The University of Delaware Library has announced the exhibition titled “Remembering Napoleon Bonaparte,” which will be on view through Oct. 2 on the first floor of the Morris Library.
The exhibition commemorates the fact that June 18, 2015, marked the 200th anniversary of the Battle of Waterloo, at which the army of French emperor Napoleon Bonaparte suffered its final defeat.
“Remembering Napoleon Bonaparte” features several images and artifacts from the Frank W. Tober papers and the Marshals of Napoleon collection, both of which are part of University of Delaware Library Special Collections. The exhibition is curated by Curtis Small, assistant librarian, Special Collections Department.
Napoleon’s defeat marked the end of a period that saw France become the dominant nation of Europe, through military victories and the creation of a vast empire.
His meteoric rise to power unfolded against the backdrop of the French Revolution. Born on the island of Corsica in 1769, Napoleon was educated at the French military academy. During the 1790s the ambitious young military officer oversaw a series of victories in France, Italy and Austria, during a period when the French Revolutionary government sought to counter threats at home and abroad.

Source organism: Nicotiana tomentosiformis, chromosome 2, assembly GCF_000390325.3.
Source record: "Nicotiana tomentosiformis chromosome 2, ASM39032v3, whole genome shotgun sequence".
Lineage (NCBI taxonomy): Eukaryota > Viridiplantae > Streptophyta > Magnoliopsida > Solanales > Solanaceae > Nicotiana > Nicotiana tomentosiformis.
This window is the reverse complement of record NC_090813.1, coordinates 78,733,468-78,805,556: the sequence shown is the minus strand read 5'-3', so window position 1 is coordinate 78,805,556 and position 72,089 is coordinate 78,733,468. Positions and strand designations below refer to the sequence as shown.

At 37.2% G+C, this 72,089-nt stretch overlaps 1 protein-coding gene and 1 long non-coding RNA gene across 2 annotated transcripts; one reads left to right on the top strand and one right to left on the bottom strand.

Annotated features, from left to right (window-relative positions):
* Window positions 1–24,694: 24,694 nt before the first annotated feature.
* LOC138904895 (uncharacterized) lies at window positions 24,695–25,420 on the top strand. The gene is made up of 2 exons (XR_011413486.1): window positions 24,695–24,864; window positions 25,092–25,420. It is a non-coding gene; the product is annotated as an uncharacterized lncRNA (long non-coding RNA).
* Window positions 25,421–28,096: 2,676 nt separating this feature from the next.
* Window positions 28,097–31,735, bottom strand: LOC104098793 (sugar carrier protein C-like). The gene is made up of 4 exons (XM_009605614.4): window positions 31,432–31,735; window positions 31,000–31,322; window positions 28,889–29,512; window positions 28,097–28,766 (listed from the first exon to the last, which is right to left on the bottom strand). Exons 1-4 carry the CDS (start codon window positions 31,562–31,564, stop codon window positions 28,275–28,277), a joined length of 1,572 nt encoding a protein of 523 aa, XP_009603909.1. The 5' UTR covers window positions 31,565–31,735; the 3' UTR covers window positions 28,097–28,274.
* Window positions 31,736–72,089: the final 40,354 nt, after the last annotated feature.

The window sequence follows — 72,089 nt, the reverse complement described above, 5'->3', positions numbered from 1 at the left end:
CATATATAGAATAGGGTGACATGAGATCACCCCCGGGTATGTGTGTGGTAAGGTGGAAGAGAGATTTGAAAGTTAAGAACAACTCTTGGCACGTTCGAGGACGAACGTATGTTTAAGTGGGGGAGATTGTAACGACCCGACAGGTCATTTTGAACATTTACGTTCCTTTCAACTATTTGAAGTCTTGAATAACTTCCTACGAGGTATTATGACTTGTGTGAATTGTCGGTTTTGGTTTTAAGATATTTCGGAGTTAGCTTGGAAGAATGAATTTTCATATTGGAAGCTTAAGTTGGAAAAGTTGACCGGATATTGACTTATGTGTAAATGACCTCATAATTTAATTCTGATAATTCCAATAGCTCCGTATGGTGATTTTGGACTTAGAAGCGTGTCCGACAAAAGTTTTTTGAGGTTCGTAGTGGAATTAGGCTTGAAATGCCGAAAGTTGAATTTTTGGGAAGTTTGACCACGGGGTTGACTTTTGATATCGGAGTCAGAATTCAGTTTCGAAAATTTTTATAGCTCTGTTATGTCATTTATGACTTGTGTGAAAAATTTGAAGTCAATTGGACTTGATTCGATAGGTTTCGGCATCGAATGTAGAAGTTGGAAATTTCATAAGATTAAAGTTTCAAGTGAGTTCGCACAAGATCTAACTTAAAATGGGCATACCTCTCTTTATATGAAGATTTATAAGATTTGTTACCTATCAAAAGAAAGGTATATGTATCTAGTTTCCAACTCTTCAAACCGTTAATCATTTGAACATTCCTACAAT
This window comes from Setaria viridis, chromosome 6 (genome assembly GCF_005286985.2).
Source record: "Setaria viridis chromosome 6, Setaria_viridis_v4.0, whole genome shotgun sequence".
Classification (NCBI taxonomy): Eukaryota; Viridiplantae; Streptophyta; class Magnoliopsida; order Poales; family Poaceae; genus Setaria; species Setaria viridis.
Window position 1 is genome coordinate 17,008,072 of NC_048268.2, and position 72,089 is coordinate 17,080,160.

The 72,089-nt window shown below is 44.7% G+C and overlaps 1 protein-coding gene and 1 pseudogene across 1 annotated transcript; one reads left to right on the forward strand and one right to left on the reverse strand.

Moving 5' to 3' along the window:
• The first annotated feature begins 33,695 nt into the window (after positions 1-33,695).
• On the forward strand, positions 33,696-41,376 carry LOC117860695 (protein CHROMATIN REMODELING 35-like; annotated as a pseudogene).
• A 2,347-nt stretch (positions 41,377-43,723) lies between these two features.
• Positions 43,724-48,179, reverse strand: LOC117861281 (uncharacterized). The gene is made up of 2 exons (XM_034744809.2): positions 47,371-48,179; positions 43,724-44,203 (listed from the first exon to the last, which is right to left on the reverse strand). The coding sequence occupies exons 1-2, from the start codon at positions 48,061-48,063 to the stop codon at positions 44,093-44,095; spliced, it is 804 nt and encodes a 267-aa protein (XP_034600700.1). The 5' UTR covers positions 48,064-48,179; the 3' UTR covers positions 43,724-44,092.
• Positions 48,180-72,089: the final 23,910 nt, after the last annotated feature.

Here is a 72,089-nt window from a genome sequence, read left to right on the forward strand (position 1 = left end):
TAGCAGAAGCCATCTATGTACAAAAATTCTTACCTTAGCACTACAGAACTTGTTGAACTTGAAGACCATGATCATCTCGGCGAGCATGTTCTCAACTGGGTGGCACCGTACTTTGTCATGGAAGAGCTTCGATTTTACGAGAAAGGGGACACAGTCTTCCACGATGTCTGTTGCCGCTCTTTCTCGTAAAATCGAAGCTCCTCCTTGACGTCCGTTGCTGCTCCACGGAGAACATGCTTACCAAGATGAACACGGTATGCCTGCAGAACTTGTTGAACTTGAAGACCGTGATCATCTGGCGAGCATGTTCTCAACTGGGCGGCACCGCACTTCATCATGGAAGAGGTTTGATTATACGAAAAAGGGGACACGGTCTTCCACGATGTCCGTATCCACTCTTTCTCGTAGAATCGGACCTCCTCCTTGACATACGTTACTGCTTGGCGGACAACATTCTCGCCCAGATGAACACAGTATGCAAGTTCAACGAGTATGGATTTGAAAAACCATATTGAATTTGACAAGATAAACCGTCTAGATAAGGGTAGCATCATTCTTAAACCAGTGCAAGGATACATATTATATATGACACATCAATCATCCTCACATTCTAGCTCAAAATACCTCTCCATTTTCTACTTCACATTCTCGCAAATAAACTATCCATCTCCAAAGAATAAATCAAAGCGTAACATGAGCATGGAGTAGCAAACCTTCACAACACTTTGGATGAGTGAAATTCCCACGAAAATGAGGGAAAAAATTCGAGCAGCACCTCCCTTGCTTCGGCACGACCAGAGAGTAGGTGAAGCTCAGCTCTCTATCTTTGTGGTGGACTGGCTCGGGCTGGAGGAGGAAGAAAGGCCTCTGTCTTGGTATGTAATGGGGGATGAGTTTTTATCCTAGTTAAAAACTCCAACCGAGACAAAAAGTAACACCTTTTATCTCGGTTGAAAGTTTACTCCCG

In 1799 Napoleon seized control of France in a coup d’état, and drew up a constitution granting him full executive powers. In 1804 he declared himself emperor and established a hereditary imperial nobility. Popular at first, Napoleon’s government became increasingly dictatorial over time, and was the object of increasing dissent.
Napoleon’s administrative innovations created a number of the institutions of modern France. The Napoleonic Code legally enshrined revolutionary principles such as individual liberty and the lay character of the state, but also protected landed property, and granted rights to employers but few protections to workers.
At its height, the Napoleonic Empire included much of Italy and Germany, and all of Holland. His expansionist vision included plans to reconquer Saint-Domingue (present day Haiti), occupy Louisiana and extend French influence to the Indian Ocean.
France’s disastrous invasion of Russia (1812) marked the beginning of the end of Napoleonic dominance in Europe.
Austria and Prussia defeated the French army in 1814. The emperor abdicated later that year and was exiled to the Mediterranean island of Elba. He escaped the following year and, during the “Hundred Days,” attempted to retake power with a reassembled army.
His final defeat came at Waterloo, which today is part of Belgium, at the hands of the British and Prussian armies.
This time Napoleon was exiled to the island of St. Helena in the South Atlantic, where he died in 1821, at the age of 45. The growth and decline of the Napoleonic Empire were decisive influences on the development of modern Europe, leading to the unification of both Italy and Germany later in the 19th century.